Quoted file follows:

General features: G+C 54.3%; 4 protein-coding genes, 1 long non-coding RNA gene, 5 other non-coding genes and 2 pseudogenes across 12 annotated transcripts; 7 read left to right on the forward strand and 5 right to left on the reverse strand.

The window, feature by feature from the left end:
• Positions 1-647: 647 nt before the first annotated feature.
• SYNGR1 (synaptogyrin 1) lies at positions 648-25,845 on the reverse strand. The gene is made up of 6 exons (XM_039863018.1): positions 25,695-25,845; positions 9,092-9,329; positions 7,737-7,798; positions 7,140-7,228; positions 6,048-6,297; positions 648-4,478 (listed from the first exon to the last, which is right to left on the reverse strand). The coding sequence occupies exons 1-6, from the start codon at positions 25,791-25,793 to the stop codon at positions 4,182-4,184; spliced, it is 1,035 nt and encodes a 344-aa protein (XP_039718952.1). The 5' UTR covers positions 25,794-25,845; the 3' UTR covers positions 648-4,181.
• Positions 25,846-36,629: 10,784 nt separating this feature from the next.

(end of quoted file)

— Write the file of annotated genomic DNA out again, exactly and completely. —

General features: G+C 54.3%; 4 protein-coding genes, 1 long non-coding RNA gene, 5 other non-coding genes and 2 pseudogenes across 12 annotated transcripts; 7 read left to right on the forward strand and 5 right to left on the reverse strand.

The window, feature by feature from the left end:
• Positions 1-647: 647 nt before the first annotated feature.
• SYNGR1 (synaptogyrin 1) lies at positions 648-25,845 on the reverse strand. The gene is made up of 6 exons (XM_039863018.1): positions 25,695-25,845; positions 9,092-9,329; positions 7,737-7,798; positions 7,140-7,228; positions 6,048-6,297; positions 648-4,478 (listed from the first exon to the last, which is right to left on the reverse strand). The coding sequence occupies exons 1-6, from the start codon at positions 25,791-25,793 to the stop codon at positions 4,182-4,184; spliced, it is 1,035 nt and encodes a 344-aa protein (XP_039718952.1). The 5' UTR covers positions 25,794-25,845; the 3' UTR covers positions 648-4,181.
• Positions 25,846-36,629: 10,784 nt separating this feature from the next.